Cultural Weed Management

Cultural options include cover crops, fallowing, plant competition, mulches, soil preparation, stale beds, and crop rotation.

Cover Crops alone do little to reduce overall weed populations, but shallow tillage between short cycles of cover crop growth is effective.  The tillage kills weed seedlings and encourages germination of a new “flush” of weeds that can be killed with the next disturbance.  Through these cycles, the objective is to encourage weed seed germination but not to allow further weed seed production.  A dense stand will provide weeds suppression while it is growing which is important for a season-long cover crop in which weeds may mature and set seed.  Cover crops can also slow the warm-up of soil and provide shade, both helping to slow weed seed germination and reduce the soil seed bank over time. Perennial weeds will increase in long-term sod crops, e.g., one or more years of red clover.  

Fallowing is not planting a field with the intention to reduce weed seed populations. Repeated shallow soil disturbance will encourage weeds to germinate while subsequent events kill seedlings before they go to seed. Even in the absence of a cover crop, this strategy will reduce the weed seed bank of a field.
Plant competition is the foundation of weed management.  Remember, “the big get bigger.” Large-seeded crops and transplants have an initial size advantage over weeds.  Decreasing the space between crops will also increase soil shading.  Overall, the more rapidly a crop can cover the soil ahead of weed emergence, the more competitive that crop will be. Choose high quality seed, calibrate equipment to ensure accurate seeding rates and depth, and where possible, supply resources selectively to the crop, e.g., using fertilizers banded below/near the crop row, or drip irrigation, instead of broadcasting resources.

Mulches are often used to control weeds.  Mulches can be organic (straw, hay, grass clippings, dead cover crops) or inorganic (plastic).  Organic mulches are effective if they are thick enough to keep weeds from emerging through them (usually at least 2-3").  Downsides of organic mulches are that they can be expensive, they slow soil warm up or reduce soil temperatures, and they can harbor animal pests.  Cooler soil temperatures can be a problem in warm season crops.  It is recommended that the mulch application be delayed allowing the soil to warm up sufficiently for the crop.  Black plastic mulches will warm soil and eliminate weed pressure.  However, weeds emerging through the planting holes and between strips of plastic mulch can still reduce yields if not controlled.  Infra-Red Transmitting (IRT) mulches are less effective than black plastic for controlling weeds, and clear mulches can enhance weed growth.  Some growers plant cover crops between plastic mulch strips as "living mulch", but these cover crops can also compete with the crop.  Killing the living mulch before the crop is planted, mowing the mulch on a regular basis, or using raised beds will help to reduce but not eliminate competition.  See the section on using herbicides in combination with plastic mulches later in this section.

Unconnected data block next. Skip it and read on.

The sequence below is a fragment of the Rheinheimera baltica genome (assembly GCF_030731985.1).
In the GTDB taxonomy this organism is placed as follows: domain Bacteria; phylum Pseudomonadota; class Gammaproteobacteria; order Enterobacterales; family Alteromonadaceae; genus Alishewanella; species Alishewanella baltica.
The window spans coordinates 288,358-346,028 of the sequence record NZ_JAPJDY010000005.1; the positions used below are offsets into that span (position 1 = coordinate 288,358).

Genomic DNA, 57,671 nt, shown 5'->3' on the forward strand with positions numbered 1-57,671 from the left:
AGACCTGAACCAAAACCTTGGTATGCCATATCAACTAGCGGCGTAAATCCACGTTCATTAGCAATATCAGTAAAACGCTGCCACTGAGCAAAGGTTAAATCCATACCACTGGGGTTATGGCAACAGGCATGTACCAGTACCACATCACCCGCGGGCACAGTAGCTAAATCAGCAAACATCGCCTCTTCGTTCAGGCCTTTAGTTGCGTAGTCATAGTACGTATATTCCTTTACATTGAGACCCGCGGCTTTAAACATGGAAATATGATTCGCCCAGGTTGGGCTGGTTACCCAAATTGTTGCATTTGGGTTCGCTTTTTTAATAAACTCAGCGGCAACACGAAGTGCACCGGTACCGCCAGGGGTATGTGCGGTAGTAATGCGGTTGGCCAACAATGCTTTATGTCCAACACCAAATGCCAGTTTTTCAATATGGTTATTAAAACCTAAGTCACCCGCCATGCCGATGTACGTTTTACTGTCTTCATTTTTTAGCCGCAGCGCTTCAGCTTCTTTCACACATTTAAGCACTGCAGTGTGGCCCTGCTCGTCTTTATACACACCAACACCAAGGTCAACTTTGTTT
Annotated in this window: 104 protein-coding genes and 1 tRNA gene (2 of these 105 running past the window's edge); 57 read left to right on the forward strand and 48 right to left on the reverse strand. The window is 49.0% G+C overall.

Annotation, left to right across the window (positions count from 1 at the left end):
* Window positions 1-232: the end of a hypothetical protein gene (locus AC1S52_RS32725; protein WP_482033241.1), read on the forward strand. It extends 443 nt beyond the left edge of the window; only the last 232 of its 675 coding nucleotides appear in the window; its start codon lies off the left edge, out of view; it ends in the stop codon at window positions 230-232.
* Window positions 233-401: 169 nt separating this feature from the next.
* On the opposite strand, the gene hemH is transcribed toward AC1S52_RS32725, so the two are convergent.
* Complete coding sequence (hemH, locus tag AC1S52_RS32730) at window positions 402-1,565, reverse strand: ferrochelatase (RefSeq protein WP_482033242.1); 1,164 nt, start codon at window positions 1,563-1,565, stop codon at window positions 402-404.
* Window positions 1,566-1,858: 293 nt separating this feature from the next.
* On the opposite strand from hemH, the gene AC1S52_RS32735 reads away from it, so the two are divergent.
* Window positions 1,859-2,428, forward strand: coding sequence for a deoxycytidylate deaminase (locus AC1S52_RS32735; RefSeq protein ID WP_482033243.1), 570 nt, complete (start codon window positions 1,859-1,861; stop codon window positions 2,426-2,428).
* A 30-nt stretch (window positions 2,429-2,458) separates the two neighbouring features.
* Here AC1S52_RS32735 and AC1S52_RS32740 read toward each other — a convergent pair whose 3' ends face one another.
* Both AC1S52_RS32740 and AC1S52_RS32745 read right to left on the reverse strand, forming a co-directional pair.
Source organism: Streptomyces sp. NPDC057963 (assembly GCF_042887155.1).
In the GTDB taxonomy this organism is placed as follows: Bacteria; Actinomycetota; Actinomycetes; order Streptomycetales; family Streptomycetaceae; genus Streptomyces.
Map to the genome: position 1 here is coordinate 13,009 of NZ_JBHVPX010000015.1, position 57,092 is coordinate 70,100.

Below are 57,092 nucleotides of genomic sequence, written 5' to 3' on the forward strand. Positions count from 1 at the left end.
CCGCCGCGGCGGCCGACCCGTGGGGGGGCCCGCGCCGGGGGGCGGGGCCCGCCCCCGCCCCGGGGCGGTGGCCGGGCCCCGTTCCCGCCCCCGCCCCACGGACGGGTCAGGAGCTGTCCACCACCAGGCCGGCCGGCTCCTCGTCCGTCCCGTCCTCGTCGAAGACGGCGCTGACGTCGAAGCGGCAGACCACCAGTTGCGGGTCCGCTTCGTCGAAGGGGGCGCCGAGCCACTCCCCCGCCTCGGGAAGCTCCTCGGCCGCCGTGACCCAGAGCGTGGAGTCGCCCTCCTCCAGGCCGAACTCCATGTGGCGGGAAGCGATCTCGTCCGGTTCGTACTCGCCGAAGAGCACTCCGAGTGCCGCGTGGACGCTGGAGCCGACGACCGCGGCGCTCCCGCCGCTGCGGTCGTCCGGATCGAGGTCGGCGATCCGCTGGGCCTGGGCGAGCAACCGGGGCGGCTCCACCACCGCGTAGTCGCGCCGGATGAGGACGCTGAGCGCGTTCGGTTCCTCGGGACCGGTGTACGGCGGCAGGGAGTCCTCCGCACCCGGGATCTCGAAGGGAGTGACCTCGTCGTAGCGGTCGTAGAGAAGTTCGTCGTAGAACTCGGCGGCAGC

Proper soil preparation can influence weed emergence.  Soils which are rough and less firmly packed will yield fewer weeds than those that are more finely worked, more compacted, and more uniformly moist. However, as noted above, a well-prepared seedbed will help weeding tools function to their potential during later cultivation events.

Stale seedbed or summer fallowing is performed on fields that have been prepared for planting, either in the spring before a crop is sown, or in the summer after a spring crop but before a fall crop. The soil is then lightly disturbed on a regular basis to kill small weeds as they emerge, without bringing up new weed seeds from below the top few inches of soil. Early in the year, broadleaves will not be controlled if they have not yet emerged, so a summer fallow works better on them. Perennial weeds may be weakened but not killed. Tools that can be used for this practice include chain-drag, spring-tooth harrow, light-weight disc harrows, or tine weeders.  See additional information on the stale seedbed technique later in this section.

Crop rotation can be a tool for managing weeds. Weed species present tend to be most like crop planted. Examples include grasses in corn, winter annuals with early-planted crops, and perennial weeds with perennial crops. Rotating crops among these groups will tend to disrupt this trend.